Dear Rich: I am planning to publish a book on Snow White and the 7 Dwarves that will be, shall we say, salacious in nature. I read Disney created a trademark for Snow White in 2010 but that it won't apply to written works. Even if their trademark did apply to written works, could I still publish my book? Or would it be considered a parody of sorts? Or, should I simply change all the characters' names (of course, readers would know who I was referring to all along)? Would that protect me from Disney's wrath? If not, do you have any ideas how to protect myself? Disney sought to register a trademark for SNOW WHITE in 2008. The application was for the exclusive right to use the slumbering superstar's name in connection with movies. The USPTO approved the application in April, 2010, but Disney never completed the registration process and as far as we can tell, the registration remains in hibernation awaiting that awakening kiss from Disney's legal staff. That doesn't mean Disney is backing off its IP chivalry, it just means it hasn't completed the process. You are correct in that none of the registrations filed by Disney are for printed matter (although the company does own rights to Sleeping Beauty bed linen -- clever, huh?). By the way, for the whole story of Disney's plunder of the public domain, check out this letter to European IP HQ.)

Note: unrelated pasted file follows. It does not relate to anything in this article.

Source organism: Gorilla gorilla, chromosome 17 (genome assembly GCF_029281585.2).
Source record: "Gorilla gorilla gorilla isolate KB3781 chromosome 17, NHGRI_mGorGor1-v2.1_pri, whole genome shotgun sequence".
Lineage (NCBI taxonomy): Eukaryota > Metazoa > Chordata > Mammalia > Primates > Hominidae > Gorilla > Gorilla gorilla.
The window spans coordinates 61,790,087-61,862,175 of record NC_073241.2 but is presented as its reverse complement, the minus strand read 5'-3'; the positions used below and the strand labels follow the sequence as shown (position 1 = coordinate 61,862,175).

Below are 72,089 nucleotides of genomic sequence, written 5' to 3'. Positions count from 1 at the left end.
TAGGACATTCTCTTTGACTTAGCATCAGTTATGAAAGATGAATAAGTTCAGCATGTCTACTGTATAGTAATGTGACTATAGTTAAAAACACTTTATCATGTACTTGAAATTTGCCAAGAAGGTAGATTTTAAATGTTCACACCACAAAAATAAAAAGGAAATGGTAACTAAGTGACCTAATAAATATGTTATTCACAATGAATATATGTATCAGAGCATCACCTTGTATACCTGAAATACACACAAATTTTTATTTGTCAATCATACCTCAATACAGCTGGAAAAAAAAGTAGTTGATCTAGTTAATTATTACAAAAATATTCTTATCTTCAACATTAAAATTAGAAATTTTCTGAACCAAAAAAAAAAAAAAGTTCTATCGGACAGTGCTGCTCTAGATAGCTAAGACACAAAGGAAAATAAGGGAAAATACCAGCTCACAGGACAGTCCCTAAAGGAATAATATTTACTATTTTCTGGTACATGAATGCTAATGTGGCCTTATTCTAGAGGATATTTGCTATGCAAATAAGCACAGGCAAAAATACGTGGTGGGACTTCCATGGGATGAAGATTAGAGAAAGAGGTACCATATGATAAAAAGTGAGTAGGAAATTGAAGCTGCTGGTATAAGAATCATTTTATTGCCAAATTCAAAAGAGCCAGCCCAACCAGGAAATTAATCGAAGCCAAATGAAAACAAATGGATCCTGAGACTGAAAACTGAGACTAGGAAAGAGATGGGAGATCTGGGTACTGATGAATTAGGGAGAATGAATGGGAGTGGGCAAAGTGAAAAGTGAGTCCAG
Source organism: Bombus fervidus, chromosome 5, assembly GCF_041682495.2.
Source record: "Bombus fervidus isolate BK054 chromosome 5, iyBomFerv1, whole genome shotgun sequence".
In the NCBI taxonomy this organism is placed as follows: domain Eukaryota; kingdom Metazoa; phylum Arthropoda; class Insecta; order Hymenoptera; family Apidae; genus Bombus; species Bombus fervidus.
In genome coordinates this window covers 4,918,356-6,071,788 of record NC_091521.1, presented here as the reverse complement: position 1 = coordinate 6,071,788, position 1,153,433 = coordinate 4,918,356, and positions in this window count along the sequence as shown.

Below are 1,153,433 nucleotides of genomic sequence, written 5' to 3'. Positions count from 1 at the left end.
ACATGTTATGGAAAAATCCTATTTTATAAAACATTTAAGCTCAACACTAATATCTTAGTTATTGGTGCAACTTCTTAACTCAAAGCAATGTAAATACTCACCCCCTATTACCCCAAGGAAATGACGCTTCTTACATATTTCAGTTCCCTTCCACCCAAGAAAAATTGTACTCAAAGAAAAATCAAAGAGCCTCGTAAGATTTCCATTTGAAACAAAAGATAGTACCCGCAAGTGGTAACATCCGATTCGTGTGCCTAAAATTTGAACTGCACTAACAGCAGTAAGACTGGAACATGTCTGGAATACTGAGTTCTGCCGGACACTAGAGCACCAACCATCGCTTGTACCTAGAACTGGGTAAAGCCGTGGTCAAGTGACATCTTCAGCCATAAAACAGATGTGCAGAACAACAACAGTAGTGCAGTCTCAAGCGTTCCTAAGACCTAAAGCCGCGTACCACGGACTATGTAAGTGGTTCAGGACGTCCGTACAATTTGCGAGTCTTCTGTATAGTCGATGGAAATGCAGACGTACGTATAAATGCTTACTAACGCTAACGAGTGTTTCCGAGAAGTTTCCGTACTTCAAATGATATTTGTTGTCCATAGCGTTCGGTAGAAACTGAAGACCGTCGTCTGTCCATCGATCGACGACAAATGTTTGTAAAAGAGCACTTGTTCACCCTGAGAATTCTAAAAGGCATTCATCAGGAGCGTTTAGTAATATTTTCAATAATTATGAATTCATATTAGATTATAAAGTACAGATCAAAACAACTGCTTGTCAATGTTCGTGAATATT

Right you had a question. Legally, you're in the clear to create a book involving lubricants, handcuffs, and latex dwarf costumes, provided it's not based on or does not borrow from the Disney movie. You should probably include a disclaimer on the book stating that it is loosely based upon the original Grimm story and that is not affiliated with any entity that claims trademark rights to Snow White ... and of course avoid using the names popularized for the dwarves and which were created by Disney. Finally, you should avoid any visual reference to Disney characters, parody or not. Even if you do all this, that doesn't mean you won't get scary letters from Disney lawyers ... but your legal position should be fortified.
P.S. Here's a film that was made despite Disney trademark claims. Check out the director's response to a question about copyright and trademark.